We will come together on Friday night to celebrate the Eucharist. On Saturday, we will hear a regional report from Bishop Steve. Then we will continue the very important discussion from our diocesan synod entitled Sexuality and the Gospel: Proclaiming God’s Truth with Clarity, Courage, and Compassion. We will have an opportunity to enter into smaller conversations in a break-out session following the plenary talk.

    This year’s Regional Retreat will be held on April 28-29 in Canadensis, Pennsylvania at Spruce Lake Retreat Center. There is no charge for the retreat, and accommodations are available (for a charge) at the retreat center. You can check out more details and register for the retreat here.


  • February 1, 2017

    Dear Church of the Apostles,

    This Epiphany season, we are discussing how we encounter Jesus and his light. Through these encounters Jesus is exhorting us to fully surrender our lives and lifestyles to him and the Gospel.

    Bishop Steve is beginning a series in our diocesan newsletter, Anchor Lines. He will expound on each one of the values for the Diocese of Christ Our Hope. This week our Bishop wrote on the Gospel. Instead of reading more from me, I encourage you to read his teaching here.

    Peace and Hope,


  • January 27, 2017

    Dear Church of the Apostles,

    The Annual Parish Meeting will be held on Sunday, February 12, 2017 in the cafeteria at Roger Ludlowe Middle School following the morning worship service. We will be presenting the financial picture from 2016 as well as the budget for 2017. Our Treasurer, Don Barton, has good news to share with us on both counts! We will also be approving three new Parish Council nominees and approving some changes to the Church of the Apostles By-Laws.

    This will be my thirteenth annual meeting as a pastor in three different churches. I really look forward to them each year.

    There is a great account of the first ever Church council recorded in Acts chapter 15. The Apostles and Church leaders came together to discuss, pray over, and decide a far more weighty issue than any we will cover at our annual meeting. They were coming together to decide how the Gospel relates to all people and the strategy for taking the love of Christ to the world.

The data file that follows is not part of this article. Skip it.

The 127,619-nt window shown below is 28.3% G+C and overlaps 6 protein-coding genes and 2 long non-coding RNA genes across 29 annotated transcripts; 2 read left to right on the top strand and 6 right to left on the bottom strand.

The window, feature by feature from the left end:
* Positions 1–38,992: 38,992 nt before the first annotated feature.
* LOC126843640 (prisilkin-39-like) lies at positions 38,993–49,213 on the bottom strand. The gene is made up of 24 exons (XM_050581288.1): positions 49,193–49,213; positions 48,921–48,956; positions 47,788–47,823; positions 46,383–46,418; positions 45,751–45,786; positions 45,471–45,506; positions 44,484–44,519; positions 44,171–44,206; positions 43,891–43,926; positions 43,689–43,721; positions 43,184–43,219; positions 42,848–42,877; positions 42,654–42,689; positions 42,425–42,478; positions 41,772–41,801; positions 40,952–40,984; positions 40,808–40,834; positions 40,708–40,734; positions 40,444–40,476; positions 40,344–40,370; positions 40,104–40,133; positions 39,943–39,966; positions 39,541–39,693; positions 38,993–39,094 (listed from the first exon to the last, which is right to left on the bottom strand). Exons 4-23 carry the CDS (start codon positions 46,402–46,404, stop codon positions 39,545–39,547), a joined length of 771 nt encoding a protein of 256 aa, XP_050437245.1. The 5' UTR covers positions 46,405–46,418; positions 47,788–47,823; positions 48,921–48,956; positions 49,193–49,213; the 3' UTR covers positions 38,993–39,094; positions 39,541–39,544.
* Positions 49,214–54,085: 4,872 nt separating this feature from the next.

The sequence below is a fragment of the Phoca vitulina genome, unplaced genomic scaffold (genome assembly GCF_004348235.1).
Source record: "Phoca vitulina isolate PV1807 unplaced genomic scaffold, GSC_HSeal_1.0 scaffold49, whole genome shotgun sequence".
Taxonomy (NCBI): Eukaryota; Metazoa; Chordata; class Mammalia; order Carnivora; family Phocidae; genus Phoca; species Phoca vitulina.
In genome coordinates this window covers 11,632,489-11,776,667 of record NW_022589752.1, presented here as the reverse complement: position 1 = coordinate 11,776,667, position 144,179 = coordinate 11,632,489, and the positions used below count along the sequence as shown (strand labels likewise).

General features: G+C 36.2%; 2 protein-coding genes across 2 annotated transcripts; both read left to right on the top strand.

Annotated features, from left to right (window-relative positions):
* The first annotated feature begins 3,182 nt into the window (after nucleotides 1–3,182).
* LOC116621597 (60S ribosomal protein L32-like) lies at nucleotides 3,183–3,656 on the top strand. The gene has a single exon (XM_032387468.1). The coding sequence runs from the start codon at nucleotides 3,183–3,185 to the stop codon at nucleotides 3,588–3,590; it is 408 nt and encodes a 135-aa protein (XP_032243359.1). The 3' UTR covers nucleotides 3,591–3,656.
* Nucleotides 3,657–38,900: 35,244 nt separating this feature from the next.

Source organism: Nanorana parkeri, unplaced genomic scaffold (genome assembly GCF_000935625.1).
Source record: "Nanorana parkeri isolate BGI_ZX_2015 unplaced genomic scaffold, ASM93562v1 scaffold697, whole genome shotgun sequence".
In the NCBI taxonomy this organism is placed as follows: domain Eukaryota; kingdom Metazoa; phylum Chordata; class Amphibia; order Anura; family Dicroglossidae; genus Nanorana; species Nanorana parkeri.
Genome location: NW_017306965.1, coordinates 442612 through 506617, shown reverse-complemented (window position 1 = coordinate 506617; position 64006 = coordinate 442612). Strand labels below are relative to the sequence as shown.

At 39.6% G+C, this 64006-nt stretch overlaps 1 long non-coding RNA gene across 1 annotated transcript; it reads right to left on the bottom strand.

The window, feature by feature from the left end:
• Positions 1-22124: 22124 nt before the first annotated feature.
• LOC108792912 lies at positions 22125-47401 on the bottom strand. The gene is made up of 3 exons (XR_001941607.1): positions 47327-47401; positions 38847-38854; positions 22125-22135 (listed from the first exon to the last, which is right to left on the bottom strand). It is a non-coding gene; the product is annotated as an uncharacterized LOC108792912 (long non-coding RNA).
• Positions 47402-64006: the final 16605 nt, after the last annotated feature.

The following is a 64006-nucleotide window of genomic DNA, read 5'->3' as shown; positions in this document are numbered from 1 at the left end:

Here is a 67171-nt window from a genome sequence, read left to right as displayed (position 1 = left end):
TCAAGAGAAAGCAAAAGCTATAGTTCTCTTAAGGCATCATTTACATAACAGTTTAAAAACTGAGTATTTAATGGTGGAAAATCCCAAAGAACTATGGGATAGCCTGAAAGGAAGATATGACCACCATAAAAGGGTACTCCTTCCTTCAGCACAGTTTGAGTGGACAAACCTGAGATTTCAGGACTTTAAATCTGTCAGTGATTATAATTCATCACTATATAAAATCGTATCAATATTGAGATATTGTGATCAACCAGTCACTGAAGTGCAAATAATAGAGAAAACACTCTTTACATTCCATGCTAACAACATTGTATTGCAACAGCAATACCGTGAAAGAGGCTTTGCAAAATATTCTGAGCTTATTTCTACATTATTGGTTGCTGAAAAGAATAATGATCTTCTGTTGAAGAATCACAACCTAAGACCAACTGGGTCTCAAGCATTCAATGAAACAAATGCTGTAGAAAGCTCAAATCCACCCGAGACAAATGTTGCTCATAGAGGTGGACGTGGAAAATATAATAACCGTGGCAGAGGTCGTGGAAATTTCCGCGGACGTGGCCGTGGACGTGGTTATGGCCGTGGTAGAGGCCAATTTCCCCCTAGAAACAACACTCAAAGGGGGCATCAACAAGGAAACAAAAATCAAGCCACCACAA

What I love about the account is how God met with them, so they could say with confidence, "It seemed good to the Holy Spirit and to us..." (Acts 15:28) I have seen God move in similar ways at the annual meetings I have had the privilege to lead. God meets us with goodness, grace, and wisdom. Then we are able to proceed in trust and confidence that He has good plans for Church of the Apostles.

    Please plan to attend the meeting especially if you are a Covenant Member. (We'll have snacks!) Pray that we will be eager to follow Jesus Christ, the Head of the Church. Take a minute to look over the proposed changes to the By-Laws here and the bios of our three Parish Council Nominees. Come ready to listen, ask questions, make comments, and see how God has been and will be faithful.

    See you there!

    Peace and Hope,


  • January 18, 2017

    Dear Church of the Apostles,

    My first Sunday preaching and celebrating as your Rector was July 17, 2016, and that means that yesterday marked the sixth month anniversary of being your Rector at Church of the Apostles. I have counted the months on my fingers multiple times before writing this note, because it’s kind of hard to believe. In one sense it seems like I have been here a lot longer than six months, and in another sense it seems like Tamara and I just joined you all a few weeks ago.